emergency department. I was looking forward to possibly working with Dr. Applebaum
once I completed my residency.

Am Israel has lost a giant among men. The Israeli Medicine has lost a
visionary, a leader, a role model, and an excellent clinician. Terem has lost its
creator, founder, and manager. I can not even begin to grasp the extent of your
personal loss. I have lost my mentor.

No words can comfort such a horrendous loss.

It is with Dr. Applebaum’s vision, wisdom, clinical common sense, generosity,
and “derech-eretz” that I now continue my residency. I hope that, one day, my
accomplishments will near some of his great achievements.

I wish you strength and inner peace.

Hashem yikom damam!

Ktivah ve-hatimah tovah,

From Dr. Joe Djemal

Dr Djemal gave a radio interview to the jerusalem Post that can be heard
here: http://www.jpostradio.com/Archive/2003/09/21/asx/BQjoe.asx

My partner David Applebaum

I’m reeling from the pain and the emptiness- something feels wrenched out of
my chest.

I first met David towards the end of 1988 at a party celebrating the birth of
a future neighbour’s child. We had not moved in yet, having arrived in Israel
on 16 Feb 1988. At that time our nuclear family consisted of my wife Karen
and son Zaki. On hearing that Karen and I were both practicing GPs [family docs]
he started outlining his vision of urgent care centres-it was so infectious-I
could not make him out but I knew I liked him. Sometime the following year,
with Karen somewhat concerned about the investment required both financial and
the long hours involved, we joined David’s fledgling company Terem. We were
then 6 partners.

In those days I would work 3 evenings a week till midnight or later speak,
breathe, live Terem. I would speak to David at least 5 times a day. I would wake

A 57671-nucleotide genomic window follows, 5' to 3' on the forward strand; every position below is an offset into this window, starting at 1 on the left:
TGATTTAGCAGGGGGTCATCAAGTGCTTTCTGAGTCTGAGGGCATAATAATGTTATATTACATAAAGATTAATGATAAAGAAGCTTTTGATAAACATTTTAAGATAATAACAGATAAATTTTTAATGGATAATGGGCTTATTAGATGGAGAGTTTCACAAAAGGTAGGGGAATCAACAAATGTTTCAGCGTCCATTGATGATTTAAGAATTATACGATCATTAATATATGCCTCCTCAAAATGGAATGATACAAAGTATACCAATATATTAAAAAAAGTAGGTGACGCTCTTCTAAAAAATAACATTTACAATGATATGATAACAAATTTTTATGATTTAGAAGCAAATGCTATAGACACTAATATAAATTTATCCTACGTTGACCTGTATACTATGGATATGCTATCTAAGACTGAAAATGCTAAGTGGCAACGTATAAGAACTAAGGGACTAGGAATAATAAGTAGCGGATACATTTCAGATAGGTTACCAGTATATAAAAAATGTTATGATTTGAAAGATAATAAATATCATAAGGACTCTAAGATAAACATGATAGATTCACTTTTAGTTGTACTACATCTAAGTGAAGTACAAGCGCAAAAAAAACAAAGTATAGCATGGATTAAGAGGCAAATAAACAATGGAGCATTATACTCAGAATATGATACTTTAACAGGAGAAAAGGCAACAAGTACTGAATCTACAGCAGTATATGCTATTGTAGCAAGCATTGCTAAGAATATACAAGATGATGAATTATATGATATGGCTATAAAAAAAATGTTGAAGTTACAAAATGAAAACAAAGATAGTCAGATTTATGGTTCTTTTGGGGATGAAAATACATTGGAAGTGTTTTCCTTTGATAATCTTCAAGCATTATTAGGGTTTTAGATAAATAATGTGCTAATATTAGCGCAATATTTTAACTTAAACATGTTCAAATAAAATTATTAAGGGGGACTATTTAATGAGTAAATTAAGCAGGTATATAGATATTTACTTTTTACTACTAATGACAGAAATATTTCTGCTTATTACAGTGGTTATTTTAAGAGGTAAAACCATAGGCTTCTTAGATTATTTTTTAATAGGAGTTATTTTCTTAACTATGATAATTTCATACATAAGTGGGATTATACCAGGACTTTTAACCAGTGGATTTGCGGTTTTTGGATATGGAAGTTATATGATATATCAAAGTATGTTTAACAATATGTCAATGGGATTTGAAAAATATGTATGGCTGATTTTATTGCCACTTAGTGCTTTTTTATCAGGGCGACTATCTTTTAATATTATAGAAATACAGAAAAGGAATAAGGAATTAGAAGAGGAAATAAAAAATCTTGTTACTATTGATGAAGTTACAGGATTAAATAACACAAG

up remembering what I didn’t tell him late the night before. I admired him so
much. I could never understand how one person could do so much. His family
too was an inspiration, a model of education and strength. David was, in many
ways, a role model for me-an inspiring combination of cutting edge medicine,
thrilling entrepreneurialsm, commitment to Jewish observance, doer of good deeds
and a lover of the land of Israel.

Terem grew and the responsibility grew. As usual David remained calm
throughout always finding time to speak and solve problems many of which were of a
personal nature. The more the demands on him grew the more energy he would find.
Some two years ago a young child got ill with leukemia and David spent hours
everyday for many months helping with chemotherapy, and not least providing
emotional support to the young parents. There were many other similar situations
in which David became very involved. He would not accept defeat at any stage
and invariably gave more strength refusing to be disheartened. The medical
outcomes were undoubtedly better than could be expected without his interventions.
The human outcomes were of trust, hope and confidence despite desperate
realities.

On the day after the funeral I was working in my clinic in Maale Adumim and
was surprised when in the middle of a consultation a young Russian patient
expressed her sadness revealing that some 11 or so years earlier their family
received beautiful fruit baskets from the Applebaums. These were delivered by
David’s sons Natan and Yitzhak to their then home in Katamon in Jerusalem. The
Applebaum’s modesty means that most of these acts of kindness will be remembered
only by those directly touched by them, and as the days go by more, and more,
and more are coming to light.

We are facing an irreconcilable loss. A light has gone out of our world. How
do we cope without him? How will I cope without him? I can just imagine his
unsentimental answer to me ” C’mon Joe it can be done-let’s get on with it”
We should let David’s way of doing things rub off on us.

LET’S GET ON WITH IT_______________________

Dr. Andreas Tzakis, chief of liver transplant department, Jackson Memorial

Hospital in Miami, Fla, responding to Miriam Dombey’s (Moshe’s wife) email
informing him of Dr. Applebaum’s death, a few hours after the tragedy. Dr. Tzakis
performed Dombey’s liver transplant.

Miriam,

I have been very sad with the news about David and now his daughter. I have
met with David only a few times but I considered him a good friend. He was one
of the people with whom I was perfectly comfortable. He had a contagious
enthusiasm I have found only in teenagers, and then the mature thinking of a
sophisticated individual that he was. I am missing David already. I used to look for
David on CNN to see if he was in the rescue team. And now this